I’m  trying to find the exact words to describe the Great Wall, but frankly, I’m lost.

It’s sheer power and majestic views overwhelmed me.  In the best way possible.

I was dog-tired after our whirlwind train trip from Moscow to Beijing, and frankly, the last thing I wanted to see was a monument.  Even the Great Wall.

This is how bad it got.

On our sixth day, Nora turned to me.

“Guess what we get to do tomorrow?”

“See the Great Wall?”

“No!  Have a shower!”

We just spent six days without a full square meal or a real shower.  Priorities, people, priorities.

I soon changed my mind.

Enticing over a shower!

We arrived in Beijing in the early hours of the morning and was greeted by our China Odyssey guide, Li Peng, or for North American tongues, he also likes to be called Andy.

The train station was already strewn with people at such an early hour.  The first few things I noticed about Beijing was the modernity.  Import cars of varying degrees traversed the roads, glass and concrete buildings hogged the skyline, right among the old of motorbikes and bicycles.   A city of nearly 20 million would not boast less, I suppose.

Andy was cheerful, talking about his love of Beijing.  He grew up here, cultivating fond memories of playing near the Forbidden City, for at one time, it was public space.  It was pleasurable to be greeted by such loyalty at that hour in the morning.

One thing that wasn’t pleasurable was the smog. I read about Beijing’s pollution challenges before, but to experience it firsthand was something else altogether.

I felt the weight of pollution in my throat and had a constant urge to cough. When I gazed towards the sky, the sun was but a blur.  The impact of the dense smog had hit me.

China is on the rise, ranking as the second largest economy in the world.  With such mammoth growth, comes a whole set of milestones: housing, free market economy principles, environmental impact, consumerism and cultural changes, just to name a few.

We saw evidence of this growth, as construction site after construction site was our scenery on the final run into Beijing.

China swells

I’ve never seen so many excavators in my tender life.

Back to the Great Wall, because that’s why you’re reading this.

Andy was the man of solid suggestions; one was proposing that we see the Great Wall before settling into our hostel to beat the crowds.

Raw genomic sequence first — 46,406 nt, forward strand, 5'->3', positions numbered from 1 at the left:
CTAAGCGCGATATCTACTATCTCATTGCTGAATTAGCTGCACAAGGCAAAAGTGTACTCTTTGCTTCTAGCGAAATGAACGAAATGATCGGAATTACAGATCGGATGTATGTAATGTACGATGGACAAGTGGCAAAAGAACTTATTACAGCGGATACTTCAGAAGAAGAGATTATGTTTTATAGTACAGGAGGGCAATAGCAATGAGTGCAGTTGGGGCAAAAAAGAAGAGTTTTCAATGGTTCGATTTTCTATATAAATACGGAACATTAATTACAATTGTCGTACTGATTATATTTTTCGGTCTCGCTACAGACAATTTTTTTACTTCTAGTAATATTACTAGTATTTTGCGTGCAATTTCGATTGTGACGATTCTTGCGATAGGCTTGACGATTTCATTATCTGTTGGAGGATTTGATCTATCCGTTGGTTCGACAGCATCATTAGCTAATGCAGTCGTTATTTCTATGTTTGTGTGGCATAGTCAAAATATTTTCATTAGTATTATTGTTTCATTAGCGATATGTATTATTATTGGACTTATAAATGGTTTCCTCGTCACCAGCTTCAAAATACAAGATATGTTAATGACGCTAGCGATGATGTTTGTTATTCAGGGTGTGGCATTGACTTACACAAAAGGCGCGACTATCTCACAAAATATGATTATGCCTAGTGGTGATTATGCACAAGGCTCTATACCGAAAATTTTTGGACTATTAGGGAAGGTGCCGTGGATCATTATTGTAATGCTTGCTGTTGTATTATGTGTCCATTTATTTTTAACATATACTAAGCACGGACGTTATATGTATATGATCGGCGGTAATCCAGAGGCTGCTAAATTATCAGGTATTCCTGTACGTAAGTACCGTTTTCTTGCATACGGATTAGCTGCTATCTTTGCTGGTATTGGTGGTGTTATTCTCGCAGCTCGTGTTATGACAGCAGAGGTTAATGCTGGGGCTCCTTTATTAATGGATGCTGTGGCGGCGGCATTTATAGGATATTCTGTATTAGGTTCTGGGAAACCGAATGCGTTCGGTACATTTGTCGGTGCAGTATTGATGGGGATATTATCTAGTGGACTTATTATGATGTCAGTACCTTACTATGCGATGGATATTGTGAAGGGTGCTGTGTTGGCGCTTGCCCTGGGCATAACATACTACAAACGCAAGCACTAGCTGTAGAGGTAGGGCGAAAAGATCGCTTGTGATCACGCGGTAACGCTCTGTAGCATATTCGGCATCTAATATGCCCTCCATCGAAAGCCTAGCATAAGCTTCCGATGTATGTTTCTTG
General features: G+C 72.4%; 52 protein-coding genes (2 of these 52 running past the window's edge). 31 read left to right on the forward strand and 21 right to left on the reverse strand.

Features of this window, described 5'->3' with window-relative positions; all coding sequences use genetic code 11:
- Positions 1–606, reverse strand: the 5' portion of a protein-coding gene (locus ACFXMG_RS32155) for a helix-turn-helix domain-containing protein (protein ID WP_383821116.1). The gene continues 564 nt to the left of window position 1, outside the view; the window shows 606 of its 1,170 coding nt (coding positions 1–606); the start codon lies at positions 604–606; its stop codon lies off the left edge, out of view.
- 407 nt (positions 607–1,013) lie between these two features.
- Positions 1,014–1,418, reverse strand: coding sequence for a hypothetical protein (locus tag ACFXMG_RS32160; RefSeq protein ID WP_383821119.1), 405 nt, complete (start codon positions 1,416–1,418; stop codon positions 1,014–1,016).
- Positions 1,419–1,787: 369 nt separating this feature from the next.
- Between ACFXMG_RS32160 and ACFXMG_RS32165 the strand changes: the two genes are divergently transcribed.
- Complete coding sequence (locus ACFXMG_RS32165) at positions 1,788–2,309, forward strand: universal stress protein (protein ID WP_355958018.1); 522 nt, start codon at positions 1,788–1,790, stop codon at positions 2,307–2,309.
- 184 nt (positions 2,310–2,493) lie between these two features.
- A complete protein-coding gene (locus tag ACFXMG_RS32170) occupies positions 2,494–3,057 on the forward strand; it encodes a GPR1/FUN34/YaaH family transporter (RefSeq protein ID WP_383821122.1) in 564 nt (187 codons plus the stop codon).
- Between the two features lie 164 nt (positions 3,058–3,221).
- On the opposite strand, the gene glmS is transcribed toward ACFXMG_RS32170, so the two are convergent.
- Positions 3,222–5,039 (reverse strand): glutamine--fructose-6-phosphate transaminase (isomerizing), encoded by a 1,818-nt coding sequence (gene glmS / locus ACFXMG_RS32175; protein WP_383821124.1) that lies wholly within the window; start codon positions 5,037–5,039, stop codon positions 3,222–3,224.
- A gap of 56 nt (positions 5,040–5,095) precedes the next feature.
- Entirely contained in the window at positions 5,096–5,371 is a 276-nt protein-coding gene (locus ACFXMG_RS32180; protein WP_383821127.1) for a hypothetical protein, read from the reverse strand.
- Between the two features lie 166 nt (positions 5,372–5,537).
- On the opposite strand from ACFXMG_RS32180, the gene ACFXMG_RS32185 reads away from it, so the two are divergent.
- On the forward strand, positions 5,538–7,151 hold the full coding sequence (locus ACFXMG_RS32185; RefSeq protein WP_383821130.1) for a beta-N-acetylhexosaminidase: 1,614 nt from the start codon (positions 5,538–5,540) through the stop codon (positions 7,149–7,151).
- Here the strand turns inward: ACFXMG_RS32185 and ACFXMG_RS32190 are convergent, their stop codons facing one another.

Our capable driver took the wheel and the highway to drive the 80 km to Badaling, our entry point for the Wall.  As the van made its way out of Beijing, the second thing I noticed were gardens.  Green, giving and lush, with mini-bridges or pagodas, we saw the elderly as well as the young exercising, rolling their arms or practicing Tai Chi to greet their day.

I smiled at the sight.  Of course, silly girl, this is China, gardens are those little treasures to be found in every city.  Especially Beijing.

I soon forgot the soiled clothes on my back, relishing the change in air, feeling excitement build towards stepping onto the brick walkways.

The red sea: we weren’t the only ones enthusiastic

Once we arrived, Andy’s second suggestion was that we avoid crowds by heading towards the North side of the Wall.

Oh, how right he was.  At a perky 8 am, we were the only foreigners on that section of the Wall.

Enough words.  I’ll let pictures speak.

The beginning of our ascent

Taking a break and goofing. Michael Hodson is in background

Sitting on the Wall

Twists and turns

Where I’m headed: that tower

How many steps is that? 1,054 to be exact

We reach the tower

Despite the warning sign, people want to leave thier mark on history

I reached the peak of this trip, standing on the Great Wall.  That peak was gratefulness.  I am privileged to be experiencing a structure that existed thousands of years before me, and still will be thousands of years after I gulp my last breath.

I was hushed.  I’ve only felt this way once before, when I stepped into Hagia Sophia.  It was one of the few times when I realized I am a small speck in this grand universe. In all it’s wackiness, beauty, unfairness and dumb luck.

Maybe these feelings are wrapped up in goals, but experiencing this place is not about ticking off a bucket list.

I realize how finite everything is, which is one of the things I wanted to learn from my journey.

I made it!

I am one lucky woman.

Here’s a short, but cute video on my first reactions to the Wall:

Big thanks to to China Odyssey Tours for arranging our Chinese tours, transport and train tickets.  We were ecstatic to have the opportunity to take the world’s fastest train from Beijing to Shanghai.  A secondary thanks goes to HostelBookers for arranging our stay at  Happy Dragon Courtyard Hostel.  Our visit through China was a pleasure because of your hospitality!

Map courtesy of China Odyssey Tours